• 'Attack of the Lederhosen Zombies' doesn't remotely live up to its title

    'Attack of the Lederhosen Zombies' doesn't remotely live up to its title

    As soon as filmmakers come up with a title as fun as “Attack of the Lederhosen Zombies,” most of their work has been done — at least as far as the marketing. It takes more effort to whip up a movie as wacky as the name. And although Austrian writer/director Dominik Hartl has the right spirit for...

  • Belgian crime drama 'The Ardennes' veers off course

    Belgian crime drama 'The Ardennes' veers off course

    Belgian filmmaker Robin Pront’s debut feature “The Ardennes” is an odd mixture of glum-chic style and emotional curiosity, a story of brotherly tensions that primarily comes off like a movie posing as a story of brotherly tensions. With elliptical brevity in the early minutes, we glean that a botched...

  • 'Monster Trucks' is a mild creature-feature ride on the eco-friendly side

    'Monster Trucks' is a mild creature-feature ride on the eco-friendly side

    It defies expectations that a film titled “Monster Trucks” bears a strong anti-corporate, conservationist message, but these aren’t the car-crunching monster trucks of yore, heralded by the siren calls of “Sunday! Sunday! Sunday!” There are actual monsters inside these trucks, so the punny title...

  • Don’t let 'The Bye Bye Man' fool you, there’s fun to be had in the horror

    Don’t let 'The Bye Bye Man' fool you, there’s fun to be had in the horror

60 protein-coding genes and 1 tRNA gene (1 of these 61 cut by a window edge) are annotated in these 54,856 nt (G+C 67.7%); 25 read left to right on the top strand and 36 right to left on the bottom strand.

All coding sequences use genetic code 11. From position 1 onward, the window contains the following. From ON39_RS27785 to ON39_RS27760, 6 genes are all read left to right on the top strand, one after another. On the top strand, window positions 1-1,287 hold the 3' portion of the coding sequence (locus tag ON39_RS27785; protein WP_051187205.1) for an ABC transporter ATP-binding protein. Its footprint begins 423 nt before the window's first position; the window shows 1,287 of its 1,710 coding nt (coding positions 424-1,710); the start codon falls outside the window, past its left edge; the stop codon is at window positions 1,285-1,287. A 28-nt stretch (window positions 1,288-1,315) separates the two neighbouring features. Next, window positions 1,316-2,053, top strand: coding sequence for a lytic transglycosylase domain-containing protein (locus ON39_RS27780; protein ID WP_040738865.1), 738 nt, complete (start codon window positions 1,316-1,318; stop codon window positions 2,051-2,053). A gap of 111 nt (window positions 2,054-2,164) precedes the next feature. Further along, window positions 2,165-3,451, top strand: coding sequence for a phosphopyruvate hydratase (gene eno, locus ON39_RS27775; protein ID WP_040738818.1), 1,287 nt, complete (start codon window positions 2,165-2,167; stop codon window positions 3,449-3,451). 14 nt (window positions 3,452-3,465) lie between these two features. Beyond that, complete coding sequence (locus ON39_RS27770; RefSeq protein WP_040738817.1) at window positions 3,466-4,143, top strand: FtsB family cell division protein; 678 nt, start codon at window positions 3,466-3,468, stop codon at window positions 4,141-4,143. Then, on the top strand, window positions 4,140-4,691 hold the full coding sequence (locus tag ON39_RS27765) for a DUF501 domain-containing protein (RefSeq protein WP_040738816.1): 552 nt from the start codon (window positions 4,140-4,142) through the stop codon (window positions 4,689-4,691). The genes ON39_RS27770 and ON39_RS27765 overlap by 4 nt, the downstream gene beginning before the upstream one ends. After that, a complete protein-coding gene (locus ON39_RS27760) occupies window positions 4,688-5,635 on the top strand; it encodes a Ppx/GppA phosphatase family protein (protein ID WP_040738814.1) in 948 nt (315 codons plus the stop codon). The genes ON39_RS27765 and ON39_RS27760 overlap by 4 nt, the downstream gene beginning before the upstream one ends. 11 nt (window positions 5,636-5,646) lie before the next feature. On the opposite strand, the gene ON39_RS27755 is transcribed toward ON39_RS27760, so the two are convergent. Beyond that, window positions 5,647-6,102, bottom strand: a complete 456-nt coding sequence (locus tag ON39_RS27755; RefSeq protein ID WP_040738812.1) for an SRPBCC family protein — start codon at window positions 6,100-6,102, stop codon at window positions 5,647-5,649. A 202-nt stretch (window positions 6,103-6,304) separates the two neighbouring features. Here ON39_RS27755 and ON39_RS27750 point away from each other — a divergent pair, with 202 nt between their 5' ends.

First things first, let's get it out of the way — “The Bye Bye Man” is an absolutely ludicrous title for a horror movie. However, it's pretty obvious that the filmmakers are in on the joke. If we're laughing, it's with the movie, not at it. The most fun horror movies are often the ones that deliver...

  • The tragicomic whimsy of 'The Book of Love' is not enough

    The tragicomic whimsy of 'The Book of Love' is not enough

    As Maisie Williams’ narration starts in “The Book of Love” — in her best raspy bayou drawl — over a scene of boaters finding a mysterious journal lost at sea, it’s clear what kind of film this is, or that it’s trying to be. It’s a newish genre, a tragicomedy awash in whimsical realism. “The Book...

  • Jamie Foxx goes undercover in the moody but rote Vegas cop thriller 'Sleepless'

    Jamie Foxx goes undercover in the moody but rote Vegas cop thriller 'Sleepless'

    More honesty in criticism is one of my New Year’s resolutions, so here goes: “Sleepless,” a Las Vegas-set cop thriller starring Jamie Foxx, actually put me to sleep for a few minutes. Fortunately, like the character who bumps his head and almost drowns in a women’s spa, I wasn’t unconscious for...